Medicare For All Explained With Partisan Math And Donuts



Judging by the headlines alone, it would appear that the newly published study projecting that Vermont Senator Bernie Sanders‘ widely popular Medicare for All plan would cost $32.6 trillion over the next decade was conducted by an official, neutral body seeking the facts, not pushing an agenda.

Read a bit further, though, and you’ll discover that the analysis—released Monday morning—was produced by the George Mason University-based Mercatus Center, which has received millions of dollars in funding from the right-wing billionaires Charles and David Koch, who have previously expressed support for abolishing Medicare and Medicaid entirely.

But as Matt Bruenig of the People’s Policy Project notes, even the Koch brothers’ numbers, which Sanders says are vastly inflated, demonstrate that the “U.S. could insure 30 million more Americans and virtually eliminate out-of-pocket healthcare expenses” while saving “a whopping $2 trillion” in the process.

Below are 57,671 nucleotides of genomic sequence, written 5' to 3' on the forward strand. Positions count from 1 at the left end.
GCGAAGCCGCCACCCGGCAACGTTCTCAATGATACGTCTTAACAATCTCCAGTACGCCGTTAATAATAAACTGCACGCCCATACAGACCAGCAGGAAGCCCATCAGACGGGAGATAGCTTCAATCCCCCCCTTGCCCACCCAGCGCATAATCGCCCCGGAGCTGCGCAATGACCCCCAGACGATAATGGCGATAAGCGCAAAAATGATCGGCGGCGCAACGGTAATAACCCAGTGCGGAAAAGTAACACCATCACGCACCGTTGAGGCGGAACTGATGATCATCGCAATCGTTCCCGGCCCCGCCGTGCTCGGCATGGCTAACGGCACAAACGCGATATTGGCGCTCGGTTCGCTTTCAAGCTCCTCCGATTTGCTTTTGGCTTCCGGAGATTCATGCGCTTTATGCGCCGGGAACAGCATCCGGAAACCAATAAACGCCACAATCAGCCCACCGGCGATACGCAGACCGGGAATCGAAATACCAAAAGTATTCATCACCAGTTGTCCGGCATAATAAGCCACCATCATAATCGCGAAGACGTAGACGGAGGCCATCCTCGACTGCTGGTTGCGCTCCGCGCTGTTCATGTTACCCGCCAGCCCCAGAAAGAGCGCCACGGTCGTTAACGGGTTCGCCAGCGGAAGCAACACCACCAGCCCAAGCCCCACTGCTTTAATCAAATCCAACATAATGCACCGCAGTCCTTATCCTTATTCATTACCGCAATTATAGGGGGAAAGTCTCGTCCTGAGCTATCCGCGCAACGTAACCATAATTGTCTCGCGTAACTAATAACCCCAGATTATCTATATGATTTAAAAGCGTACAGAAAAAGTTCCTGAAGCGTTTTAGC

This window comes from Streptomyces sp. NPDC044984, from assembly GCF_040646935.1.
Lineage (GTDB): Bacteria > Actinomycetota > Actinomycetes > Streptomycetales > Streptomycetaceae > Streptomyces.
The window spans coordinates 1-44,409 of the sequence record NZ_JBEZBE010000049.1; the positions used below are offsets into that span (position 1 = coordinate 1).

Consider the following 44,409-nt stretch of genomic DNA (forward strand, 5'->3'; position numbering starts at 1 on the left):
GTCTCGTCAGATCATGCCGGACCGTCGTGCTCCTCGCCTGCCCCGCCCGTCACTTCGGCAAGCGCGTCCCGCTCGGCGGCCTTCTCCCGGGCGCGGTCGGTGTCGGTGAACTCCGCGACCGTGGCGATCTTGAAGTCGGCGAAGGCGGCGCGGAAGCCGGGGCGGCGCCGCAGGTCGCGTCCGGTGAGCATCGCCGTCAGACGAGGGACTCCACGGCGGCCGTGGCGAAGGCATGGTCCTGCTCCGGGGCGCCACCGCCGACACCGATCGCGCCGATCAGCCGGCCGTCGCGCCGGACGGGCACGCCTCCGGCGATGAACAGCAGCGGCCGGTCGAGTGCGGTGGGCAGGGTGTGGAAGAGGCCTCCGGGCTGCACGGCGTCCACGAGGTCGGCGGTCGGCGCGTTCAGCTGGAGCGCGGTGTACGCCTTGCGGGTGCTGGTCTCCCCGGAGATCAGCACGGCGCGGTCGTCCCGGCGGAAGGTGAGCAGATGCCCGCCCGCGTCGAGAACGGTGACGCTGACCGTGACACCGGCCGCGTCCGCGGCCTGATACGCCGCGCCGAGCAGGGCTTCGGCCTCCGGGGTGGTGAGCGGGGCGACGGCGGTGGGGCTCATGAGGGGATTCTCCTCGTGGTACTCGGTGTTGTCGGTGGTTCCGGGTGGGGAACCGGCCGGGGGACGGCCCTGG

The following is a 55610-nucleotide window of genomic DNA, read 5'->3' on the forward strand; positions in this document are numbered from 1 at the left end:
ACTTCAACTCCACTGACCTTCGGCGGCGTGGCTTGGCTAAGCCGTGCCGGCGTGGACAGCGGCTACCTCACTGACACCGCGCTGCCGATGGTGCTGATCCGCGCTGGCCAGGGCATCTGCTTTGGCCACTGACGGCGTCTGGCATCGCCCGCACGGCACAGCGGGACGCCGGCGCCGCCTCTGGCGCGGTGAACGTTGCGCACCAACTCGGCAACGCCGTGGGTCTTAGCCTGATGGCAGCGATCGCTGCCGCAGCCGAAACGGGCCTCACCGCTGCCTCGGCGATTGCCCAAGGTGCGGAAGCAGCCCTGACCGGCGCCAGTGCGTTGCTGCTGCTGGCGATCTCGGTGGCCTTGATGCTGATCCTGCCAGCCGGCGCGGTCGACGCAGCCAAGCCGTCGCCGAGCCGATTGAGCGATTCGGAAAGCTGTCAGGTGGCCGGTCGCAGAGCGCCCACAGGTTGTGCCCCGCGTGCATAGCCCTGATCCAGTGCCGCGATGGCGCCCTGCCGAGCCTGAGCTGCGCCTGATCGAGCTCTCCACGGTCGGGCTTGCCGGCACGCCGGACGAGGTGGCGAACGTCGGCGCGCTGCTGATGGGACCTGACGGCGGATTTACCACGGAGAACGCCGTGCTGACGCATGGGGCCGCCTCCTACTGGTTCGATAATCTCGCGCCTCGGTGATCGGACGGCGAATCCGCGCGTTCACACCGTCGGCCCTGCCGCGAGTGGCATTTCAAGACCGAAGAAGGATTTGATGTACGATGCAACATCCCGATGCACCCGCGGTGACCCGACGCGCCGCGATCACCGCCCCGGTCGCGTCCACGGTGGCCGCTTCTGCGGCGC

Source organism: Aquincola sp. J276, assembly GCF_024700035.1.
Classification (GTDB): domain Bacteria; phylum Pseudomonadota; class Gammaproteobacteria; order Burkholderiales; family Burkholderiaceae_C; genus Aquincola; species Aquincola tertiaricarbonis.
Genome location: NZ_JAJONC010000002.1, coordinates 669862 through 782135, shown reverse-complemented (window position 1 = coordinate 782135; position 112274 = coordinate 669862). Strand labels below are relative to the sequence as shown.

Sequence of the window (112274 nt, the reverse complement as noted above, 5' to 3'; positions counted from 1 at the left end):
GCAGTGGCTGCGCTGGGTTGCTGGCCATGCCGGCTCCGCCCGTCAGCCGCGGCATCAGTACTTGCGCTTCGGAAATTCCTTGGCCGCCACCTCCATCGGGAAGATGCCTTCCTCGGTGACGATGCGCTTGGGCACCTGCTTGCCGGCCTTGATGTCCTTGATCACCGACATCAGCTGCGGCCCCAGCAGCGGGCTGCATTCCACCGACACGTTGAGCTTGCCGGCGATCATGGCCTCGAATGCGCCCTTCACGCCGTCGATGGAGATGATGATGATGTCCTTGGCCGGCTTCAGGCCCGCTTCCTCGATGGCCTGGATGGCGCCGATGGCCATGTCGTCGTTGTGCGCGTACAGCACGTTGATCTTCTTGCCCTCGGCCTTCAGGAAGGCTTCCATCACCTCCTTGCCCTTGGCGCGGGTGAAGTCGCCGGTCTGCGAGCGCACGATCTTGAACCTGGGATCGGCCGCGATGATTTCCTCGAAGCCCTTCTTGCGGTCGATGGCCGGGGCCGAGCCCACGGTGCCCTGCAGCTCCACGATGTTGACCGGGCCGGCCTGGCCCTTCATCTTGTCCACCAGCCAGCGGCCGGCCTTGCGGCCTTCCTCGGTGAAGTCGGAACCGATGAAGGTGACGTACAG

He adds, “The real game here for Mercatus is to bury the money-saving finding in the report’s tables while headlining the incomprehensibly large $32.6 trillion number in order to trick dim reporters into splashing that number everywhere and freaking out.”

Medicare for All is also gaining steam on Capitol Hill, with more than 70 House Democrats joining the newly formed Medicare For All Caucus. In a thank-you video for the Mercatus study, Sanders said, “If every major country on Earth can guarantee healthcare to all, and achieve better health outcomes, while spending substantially less per capita than we do, it is absurd for anyone to suggest that the United States cannot do the same.”

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